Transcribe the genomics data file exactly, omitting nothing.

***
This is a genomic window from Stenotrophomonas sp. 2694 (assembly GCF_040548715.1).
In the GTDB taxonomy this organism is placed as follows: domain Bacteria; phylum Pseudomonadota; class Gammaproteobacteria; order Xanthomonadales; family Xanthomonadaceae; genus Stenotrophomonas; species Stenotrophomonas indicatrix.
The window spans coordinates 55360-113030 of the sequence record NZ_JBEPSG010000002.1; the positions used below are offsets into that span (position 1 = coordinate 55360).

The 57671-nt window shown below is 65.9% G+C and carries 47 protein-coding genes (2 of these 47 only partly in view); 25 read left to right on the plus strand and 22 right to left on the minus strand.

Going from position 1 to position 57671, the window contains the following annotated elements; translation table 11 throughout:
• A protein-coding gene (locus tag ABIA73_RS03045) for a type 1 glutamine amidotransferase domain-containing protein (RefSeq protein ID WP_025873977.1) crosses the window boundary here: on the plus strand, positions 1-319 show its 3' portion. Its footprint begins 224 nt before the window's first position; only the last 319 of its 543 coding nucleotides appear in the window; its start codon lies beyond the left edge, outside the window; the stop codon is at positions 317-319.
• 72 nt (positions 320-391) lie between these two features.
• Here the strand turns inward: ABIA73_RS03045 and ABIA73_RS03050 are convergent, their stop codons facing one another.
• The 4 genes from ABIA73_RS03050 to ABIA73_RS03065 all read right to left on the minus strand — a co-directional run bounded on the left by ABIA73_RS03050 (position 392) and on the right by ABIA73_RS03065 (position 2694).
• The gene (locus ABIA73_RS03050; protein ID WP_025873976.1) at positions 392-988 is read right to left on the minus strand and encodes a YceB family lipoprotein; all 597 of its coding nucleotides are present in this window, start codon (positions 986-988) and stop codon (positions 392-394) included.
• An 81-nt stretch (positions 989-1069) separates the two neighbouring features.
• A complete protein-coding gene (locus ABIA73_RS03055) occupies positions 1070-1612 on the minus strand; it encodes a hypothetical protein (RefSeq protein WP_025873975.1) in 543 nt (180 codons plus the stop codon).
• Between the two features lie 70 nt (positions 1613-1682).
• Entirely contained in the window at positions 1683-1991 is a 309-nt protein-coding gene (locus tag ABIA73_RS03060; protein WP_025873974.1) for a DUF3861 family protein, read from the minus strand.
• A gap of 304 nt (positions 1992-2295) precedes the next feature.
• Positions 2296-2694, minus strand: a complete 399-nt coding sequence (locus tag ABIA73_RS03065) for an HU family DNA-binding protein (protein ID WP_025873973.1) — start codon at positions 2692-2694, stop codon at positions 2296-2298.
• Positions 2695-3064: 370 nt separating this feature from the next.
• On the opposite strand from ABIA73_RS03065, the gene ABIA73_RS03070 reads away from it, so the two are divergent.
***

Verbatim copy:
This is a genomic window from Stenotrophomonas sp. 2694 (assembly GCF_040548715.1).
In the GTDB taxonomy this organism is placed as follows: domain Bacteria; phylum Pseudomonadota; class Gammaproteobacteria; order Xanthomonadales; family Xanthomonadaceae; genus Stenotrophomonas; species Stenotrophomonas indicatrix.
The window spans coordinates 55360-113030 of the sequence record NZ_JBEPSG010000002.1; the positions used below are offsets into that span (position 1 = coordinate 55360).

The 57671-nt window shown below is 65.9% G+C and carries 47 protein-coding genes (2 of these 47 only partly in view); 25 read left to right on the plus strand and 22 right to left on the minus strand.

Going from position 1 to position 57671, the window contains the following annotated elements; translation table 11 throughout:
• A protein-coding gene (locus tag ABIA73_RS03045) for a type 1 glutamine amidotransferase domain-containing protein (RefSeq protein ID WP_025873977.1) crosses the window boundary here: on the plus strand, positions 1-319 show its 3' portion. Its footprint begins 224 nt before the window's first position; only the last 319 of its 543 coding nucleotides appear in the window; its start codon lies beyond the left edge, outside the window; the stop codon is at positions 317-319.
• 72 nt (positions 320-391) lie between these two features.
• Here the strand turns inward: ABIA73_RS03045 and ABIA73_RS03050 are convergent, their stop codons facing one another.
• The 4 genes from ABIA73_RS03050 to ABIA73_RS03065 all read right to left on the minus strand — a co-directional run bounded on the left by ABIA73_RS03050 (position 392) and on the right by ABIA73_RS03065 (position 2694).
• The gene (locus ABIA73_RS03050; protein ID WP_025873976.1) at positions 392-988 is read right to left on the minus strand and encodes a YceB family lipoprotein; all 597 of its coding nucleotides are present in this window, start codon (positions 986-988) and stop codon (positions 392-394) included.
• An 81-nt stretch (positions 989-1069) separates the two neighbouring features.
• A complete protein-coding gene (locus ABIA73_RS03055) occupies positions 1070-1612 on the minus strand; it encodes a hypothetical protein (RefSeq protein WP_025873975.1) in 543 nt (180 codons plus the stop codon).
• Between the two features lie 70 nt (positions 1613-1682).
• Entirely contained in the window at positions 1683-1991 is a 309-nt protein-coding gene (locus tag ABIA73_RS03060; protein WP_025873974.1) for a DUF3861 family protein, read from the minus strand.
• A gap of 304 nt (positions 1992-2295) precedes the next feature.
• Positions 2296-2694, minus strand: a complete 399-nt coding sequence (locus tag ABIA73_RS03065) for an HU family DNA-binding protein (protein ID WP_025873973.1) — start codon at positions 2692-2694, stop codon at positions 2296-2298.
• Positions 2695-3064: 370 nt separating this feature from the next.
• On the opposite strand from ABIA73_RS03065, the gene ABIA73_RS03070 reads away from it, so the two are divergent.